Space saving - Directly connected cables are known to be large and bulky, making effective cable management in data centres difficult. Furthermore, the nature of the electrical signal and electromagnetic interface (EMI) has an impact on the performance of direct-connected cables. active optical cables were created specifically to replace copper cables, offering lighter weight, smaller size, greater resistance to EMI, low-level interconnection loss and also reduced power requirements for high-speed data connectivity in storage, networking and high performance computing (HPC) applications.
Easy to use - active optical cables package optical modules and fiber optic patch cables together, so they allow for fast and efficient fiber connections. In addition, it is easy to plug and unplug because of its high bandwidth and light weight. Moreover, active optical cables are generally used in data communication infrastructures and are easy to operate even for people without specialist fiber optic knowledge.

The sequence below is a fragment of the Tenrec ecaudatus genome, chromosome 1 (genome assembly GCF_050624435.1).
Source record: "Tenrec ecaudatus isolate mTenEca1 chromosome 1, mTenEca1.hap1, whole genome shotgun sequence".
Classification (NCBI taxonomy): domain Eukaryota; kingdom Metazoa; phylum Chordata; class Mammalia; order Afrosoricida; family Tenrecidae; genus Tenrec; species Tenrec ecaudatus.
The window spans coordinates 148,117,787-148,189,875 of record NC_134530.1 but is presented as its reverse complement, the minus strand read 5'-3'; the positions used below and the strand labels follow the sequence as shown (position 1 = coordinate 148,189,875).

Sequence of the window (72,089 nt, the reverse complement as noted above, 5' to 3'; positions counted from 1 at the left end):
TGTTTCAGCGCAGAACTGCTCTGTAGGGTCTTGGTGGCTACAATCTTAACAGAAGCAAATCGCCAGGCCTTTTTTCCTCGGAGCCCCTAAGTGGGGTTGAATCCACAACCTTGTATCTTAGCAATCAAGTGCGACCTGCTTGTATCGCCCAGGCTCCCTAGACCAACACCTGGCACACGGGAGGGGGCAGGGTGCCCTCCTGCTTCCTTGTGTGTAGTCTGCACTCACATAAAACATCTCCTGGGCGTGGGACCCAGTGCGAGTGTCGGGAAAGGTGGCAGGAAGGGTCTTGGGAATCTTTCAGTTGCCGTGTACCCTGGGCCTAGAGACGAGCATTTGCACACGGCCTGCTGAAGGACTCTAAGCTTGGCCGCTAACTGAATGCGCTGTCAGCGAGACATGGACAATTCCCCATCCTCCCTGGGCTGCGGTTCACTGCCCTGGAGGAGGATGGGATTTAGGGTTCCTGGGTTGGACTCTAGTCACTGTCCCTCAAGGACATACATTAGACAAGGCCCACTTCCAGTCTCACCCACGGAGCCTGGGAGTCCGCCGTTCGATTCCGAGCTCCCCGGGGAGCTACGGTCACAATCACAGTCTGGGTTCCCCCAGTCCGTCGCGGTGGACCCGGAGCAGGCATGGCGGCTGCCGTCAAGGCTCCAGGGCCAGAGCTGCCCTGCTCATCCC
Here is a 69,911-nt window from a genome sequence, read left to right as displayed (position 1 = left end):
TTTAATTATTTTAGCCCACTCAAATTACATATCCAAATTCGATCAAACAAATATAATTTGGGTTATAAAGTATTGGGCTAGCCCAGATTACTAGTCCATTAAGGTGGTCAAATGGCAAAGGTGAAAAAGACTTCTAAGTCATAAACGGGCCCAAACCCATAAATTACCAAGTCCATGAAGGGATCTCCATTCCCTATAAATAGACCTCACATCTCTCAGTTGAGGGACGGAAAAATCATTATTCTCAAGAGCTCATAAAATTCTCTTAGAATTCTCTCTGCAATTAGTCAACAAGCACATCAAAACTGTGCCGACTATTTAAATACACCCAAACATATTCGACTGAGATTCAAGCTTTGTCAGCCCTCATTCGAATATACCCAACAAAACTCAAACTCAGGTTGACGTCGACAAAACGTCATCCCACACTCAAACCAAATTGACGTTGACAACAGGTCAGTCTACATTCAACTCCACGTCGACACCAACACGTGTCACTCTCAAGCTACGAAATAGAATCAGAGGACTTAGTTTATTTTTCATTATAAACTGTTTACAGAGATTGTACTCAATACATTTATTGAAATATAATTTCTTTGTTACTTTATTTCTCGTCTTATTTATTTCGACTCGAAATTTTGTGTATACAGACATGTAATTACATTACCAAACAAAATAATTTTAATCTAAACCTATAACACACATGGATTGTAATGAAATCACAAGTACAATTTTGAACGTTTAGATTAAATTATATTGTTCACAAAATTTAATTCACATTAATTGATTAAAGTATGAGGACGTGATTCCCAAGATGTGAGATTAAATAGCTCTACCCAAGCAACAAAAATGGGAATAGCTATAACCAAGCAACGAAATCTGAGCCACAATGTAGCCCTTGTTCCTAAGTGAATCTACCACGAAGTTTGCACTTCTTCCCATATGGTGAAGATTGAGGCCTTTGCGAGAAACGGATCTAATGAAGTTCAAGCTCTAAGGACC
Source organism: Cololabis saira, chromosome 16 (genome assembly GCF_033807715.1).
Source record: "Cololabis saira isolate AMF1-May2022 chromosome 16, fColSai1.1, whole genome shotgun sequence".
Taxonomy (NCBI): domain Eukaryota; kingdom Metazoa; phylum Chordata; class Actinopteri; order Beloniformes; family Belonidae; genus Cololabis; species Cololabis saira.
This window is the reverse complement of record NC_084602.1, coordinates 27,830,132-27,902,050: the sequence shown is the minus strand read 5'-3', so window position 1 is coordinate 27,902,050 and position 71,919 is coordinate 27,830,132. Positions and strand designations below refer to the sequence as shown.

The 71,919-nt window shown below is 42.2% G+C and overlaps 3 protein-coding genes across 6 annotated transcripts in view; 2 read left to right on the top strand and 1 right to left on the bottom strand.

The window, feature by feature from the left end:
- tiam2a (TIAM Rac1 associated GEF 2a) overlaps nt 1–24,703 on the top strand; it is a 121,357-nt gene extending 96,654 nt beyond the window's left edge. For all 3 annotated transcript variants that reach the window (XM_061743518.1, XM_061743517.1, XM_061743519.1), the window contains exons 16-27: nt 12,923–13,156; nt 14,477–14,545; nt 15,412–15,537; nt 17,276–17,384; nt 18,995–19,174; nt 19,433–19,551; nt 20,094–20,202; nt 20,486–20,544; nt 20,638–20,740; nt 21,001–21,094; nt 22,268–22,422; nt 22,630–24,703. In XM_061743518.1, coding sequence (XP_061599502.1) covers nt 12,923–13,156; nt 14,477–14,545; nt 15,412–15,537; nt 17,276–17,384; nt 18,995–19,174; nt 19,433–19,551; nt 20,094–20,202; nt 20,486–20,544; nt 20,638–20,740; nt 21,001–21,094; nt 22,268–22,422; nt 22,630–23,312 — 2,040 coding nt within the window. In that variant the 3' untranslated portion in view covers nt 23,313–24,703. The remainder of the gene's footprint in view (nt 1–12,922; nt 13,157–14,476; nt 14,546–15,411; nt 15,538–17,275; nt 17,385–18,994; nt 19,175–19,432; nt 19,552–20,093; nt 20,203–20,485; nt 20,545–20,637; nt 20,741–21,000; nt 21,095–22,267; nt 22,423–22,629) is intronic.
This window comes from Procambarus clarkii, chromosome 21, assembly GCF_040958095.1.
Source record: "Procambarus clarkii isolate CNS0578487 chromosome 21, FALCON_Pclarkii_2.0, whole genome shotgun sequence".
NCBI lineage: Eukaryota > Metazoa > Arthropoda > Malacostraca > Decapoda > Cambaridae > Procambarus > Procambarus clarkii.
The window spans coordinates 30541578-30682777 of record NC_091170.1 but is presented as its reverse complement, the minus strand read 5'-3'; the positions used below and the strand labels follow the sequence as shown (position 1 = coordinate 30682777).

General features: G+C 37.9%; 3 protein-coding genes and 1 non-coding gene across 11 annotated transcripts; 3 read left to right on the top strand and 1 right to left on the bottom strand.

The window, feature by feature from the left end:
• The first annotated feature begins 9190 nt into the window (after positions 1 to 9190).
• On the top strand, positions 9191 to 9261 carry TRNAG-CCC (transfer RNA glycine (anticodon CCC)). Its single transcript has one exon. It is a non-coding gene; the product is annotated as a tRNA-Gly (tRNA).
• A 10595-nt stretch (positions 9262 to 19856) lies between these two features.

From the current point of view, the general trend of “light into copper” is clear, and the future will be the era of “all-optical networks”. Particularly in the cloud computing environment, higher bandwidth and more application requirements to promote the active optical cable technology has penetrated every corner of the high-speed interconnection market. As the active optical cable market grows, it will disrupt not only the network but also the telecommunications and data communications transceiver markets.